The Healthcare system in Canada is renowned for its inclusiveness. In fact, for many people debating on whether or not to immigrate and settle in Canada, the lure of free health care, tips the scales in favor of it. Like most provinces, The Ontario Health Insurance Plan
(OHIP) covers all primary health care services, like consultations, laboratory tests, imaging and emergency care. Ontario accepts approximately 40% of Canada’s immigrants albeit with a warning sign; “Welcome to Ontario and be sure to stay healthy for the next 3 months
The fact that newcomers cannot avail OHIP coverage for the first three months
from their date of arrival is a bitter pill to swallow. Ontario, along with Quebec and British Columbia imposes this waiting period for provincial health care coverage. From the government’s perspective they are totally justified in imposing this wait for the following reasons.
- 1. It is imperative for the government to do the required checks for eligibility and ensure that coverage is available only for people choosing to settle in Ontario.
- 2. A cost saving measure, it saves an estimated $90 million per year for the Ontario government.
- 3. It acts as a deterrent for people moving to Ontario only to avail free medical services. In other words, it helps discourage medical tourism.
Who need not wait
- Newborns in Ontario
- Children under the age of 16, legally adopted by eligible Ontarians
- People under the Interim Federal Health Program (refugees and those in need of protection)
- People from other provinces of Canada checking into a long-term care facility immediately or within 3 months of arriving in Ontario
Denying anybody healthcare is unreasonable. Nobody chooses to fall sick, it is unavoidable and for newcomers no health coverage means extensive costs. To escape the high costs, they usually either check into hospital emergency rooms (expensive for the hospitals and already overloaded) or overlook any health issues till such time they are eligible, which from a health perspective poses a huge threat to the entire community.
The OMA has been in constant engagement with The Ministry to eliminate the waiting time which is superfluous and feels that any immediate savings gained by not providing insurance to newcomers will subsequently be depleted due to compounding costs as illnesses can worsen over time. There is a common consensus amongst health professionals that this policy violates the basic human right to health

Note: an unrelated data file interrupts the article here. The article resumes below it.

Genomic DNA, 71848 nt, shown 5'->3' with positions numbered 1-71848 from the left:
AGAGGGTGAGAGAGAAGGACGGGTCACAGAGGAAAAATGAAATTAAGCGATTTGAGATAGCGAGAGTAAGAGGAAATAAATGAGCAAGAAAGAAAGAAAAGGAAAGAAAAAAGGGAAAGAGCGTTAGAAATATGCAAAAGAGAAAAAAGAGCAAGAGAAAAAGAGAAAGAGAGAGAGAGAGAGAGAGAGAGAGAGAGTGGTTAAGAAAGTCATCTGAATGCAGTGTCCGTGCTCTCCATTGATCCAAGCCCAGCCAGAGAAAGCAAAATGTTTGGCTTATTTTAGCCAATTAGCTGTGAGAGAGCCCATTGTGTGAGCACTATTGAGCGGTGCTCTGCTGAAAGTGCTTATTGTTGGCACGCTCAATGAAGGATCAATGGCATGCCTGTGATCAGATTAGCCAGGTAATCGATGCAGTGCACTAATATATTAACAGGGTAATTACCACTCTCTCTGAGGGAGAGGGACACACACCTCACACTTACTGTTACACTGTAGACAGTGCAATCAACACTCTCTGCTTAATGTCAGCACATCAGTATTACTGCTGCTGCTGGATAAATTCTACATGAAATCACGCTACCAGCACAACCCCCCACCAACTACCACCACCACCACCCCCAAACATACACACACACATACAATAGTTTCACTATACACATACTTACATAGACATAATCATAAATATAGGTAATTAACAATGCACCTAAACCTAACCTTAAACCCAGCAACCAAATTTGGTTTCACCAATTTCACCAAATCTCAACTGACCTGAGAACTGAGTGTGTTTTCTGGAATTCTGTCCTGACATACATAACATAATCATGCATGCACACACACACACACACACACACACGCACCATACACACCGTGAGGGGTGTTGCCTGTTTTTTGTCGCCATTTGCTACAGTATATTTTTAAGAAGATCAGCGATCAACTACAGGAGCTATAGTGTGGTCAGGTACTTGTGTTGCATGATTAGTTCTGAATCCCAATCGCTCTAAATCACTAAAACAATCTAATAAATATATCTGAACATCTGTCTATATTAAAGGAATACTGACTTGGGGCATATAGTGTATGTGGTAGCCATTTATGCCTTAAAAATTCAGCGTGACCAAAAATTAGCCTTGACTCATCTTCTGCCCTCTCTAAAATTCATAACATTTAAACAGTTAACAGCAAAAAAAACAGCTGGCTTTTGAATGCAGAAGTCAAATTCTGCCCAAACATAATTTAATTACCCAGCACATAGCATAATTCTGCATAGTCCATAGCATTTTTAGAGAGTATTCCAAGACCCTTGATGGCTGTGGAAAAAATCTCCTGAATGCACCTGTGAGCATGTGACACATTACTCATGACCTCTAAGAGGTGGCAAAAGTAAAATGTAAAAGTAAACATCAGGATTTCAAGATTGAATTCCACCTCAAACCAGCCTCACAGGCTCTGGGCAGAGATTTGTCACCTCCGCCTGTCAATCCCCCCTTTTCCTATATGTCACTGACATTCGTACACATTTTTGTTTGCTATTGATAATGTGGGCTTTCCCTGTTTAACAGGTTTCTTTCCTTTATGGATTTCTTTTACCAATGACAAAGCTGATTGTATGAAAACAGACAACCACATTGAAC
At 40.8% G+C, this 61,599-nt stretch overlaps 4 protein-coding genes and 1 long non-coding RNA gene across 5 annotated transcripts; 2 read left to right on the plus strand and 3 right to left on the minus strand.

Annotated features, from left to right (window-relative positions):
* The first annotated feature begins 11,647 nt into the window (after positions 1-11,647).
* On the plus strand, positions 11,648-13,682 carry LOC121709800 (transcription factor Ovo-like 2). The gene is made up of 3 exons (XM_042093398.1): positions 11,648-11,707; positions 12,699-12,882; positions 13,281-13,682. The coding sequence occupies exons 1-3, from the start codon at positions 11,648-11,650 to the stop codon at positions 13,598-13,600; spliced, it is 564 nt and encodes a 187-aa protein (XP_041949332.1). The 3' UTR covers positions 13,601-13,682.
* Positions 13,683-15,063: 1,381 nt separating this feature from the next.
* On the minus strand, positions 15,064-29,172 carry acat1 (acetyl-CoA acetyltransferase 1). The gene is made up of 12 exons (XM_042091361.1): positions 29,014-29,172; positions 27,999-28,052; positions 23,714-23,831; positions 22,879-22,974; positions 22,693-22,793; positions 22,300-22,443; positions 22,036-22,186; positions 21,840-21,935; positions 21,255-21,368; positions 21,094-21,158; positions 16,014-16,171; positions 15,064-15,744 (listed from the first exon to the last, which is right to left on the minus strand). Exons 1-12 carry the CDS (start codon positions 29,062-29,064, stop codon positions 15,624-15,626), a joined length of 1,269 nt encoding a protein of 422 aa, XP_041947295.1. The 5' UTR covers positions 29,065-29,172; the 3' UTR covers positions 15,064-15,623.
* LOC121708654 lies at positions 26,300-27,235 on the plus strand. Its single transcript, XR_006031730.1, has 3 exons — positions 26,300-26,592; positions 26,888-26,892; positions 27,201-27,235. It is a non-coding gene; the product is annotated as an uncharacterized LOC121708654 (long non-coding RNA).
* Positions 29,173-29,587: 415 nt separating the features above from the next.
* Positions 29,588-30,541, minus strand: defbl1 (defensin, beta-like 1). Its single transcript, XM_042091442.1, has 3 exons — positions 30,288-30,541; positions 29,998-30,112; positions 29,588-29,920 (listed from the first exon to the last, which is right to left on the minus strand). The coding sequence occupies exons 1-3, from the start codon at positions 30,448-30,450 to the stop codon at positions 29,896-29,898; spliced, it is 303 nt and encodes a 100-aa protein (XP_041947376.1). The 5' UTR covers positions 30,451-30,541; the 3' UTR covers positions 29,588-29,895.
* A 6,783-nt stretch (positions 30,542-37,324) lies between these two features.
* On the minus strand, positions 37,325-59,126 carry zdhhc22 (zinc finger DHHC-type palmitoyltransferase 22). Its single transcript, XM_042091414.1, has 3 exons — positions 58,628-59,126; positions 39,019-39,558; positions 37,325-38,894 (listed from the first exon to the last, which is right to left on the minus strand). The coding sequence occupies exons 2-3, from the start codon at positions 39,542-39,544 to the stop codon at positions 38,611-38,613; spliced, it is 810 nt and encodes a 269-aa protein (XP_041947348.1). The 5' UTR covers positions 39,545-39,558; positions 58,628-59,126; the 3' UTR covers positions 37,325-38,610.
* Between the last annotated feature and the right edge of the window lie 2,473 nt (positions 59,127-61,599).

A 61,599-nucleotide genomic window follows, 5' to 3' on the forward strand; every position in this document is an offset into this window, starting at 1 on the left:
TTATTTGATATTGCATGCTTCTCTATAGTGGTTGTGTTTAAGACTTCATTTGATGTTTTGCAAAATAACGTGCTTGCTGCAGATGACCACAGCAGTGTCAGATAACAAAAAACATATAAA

. But, we cannot expect any changes to the OHIP waiting period in the near future. According to David Jensen
, The Ministry of Health spokesman, “The three-month waiting period was created to prevent fraud by confirming the residency of OHIP-eligible individuals prior to the ministry paying for their insured health services
What are the alternatives?
The Government urges newcomers to get private insurance
before landing. Settlement agencies like settlement.org
assist and advice newcomers on the type of coverage to choose. However, private insurance is expensive, especially when you are looking for comprehensive coverage.
Community Health Centers
(CHC), sponsored by the government provide primary care health services for free to immigrants and other uninsured individuals, although the wait time for their services is significant. There are 20 such centers located in the GTA
. Costs toward diagnostic tests that are an essential part of health care, are not covered though. Canadian Centre for Refugee and Immigrant Health Care
in Toronto also provides primary health care services to refugees and immigrants. OHIP for All
, a social initiative by Ontarians is demanding the removal of the waiting period to ensure everyone regardless of their immigration status has access to health care.
Although the waiting period was imposed by the government in 1994 as a cost-cutting measure, there is no significant evidence that it actually saves money. Newcomers to Ontario would greatly benefit from the removal of the waiting time
which is a major barrier for basic health care. It will allow people to seek the right care at the right time, rather than continuing to resort to emergency departments and protect the general health and wellbeing of the community.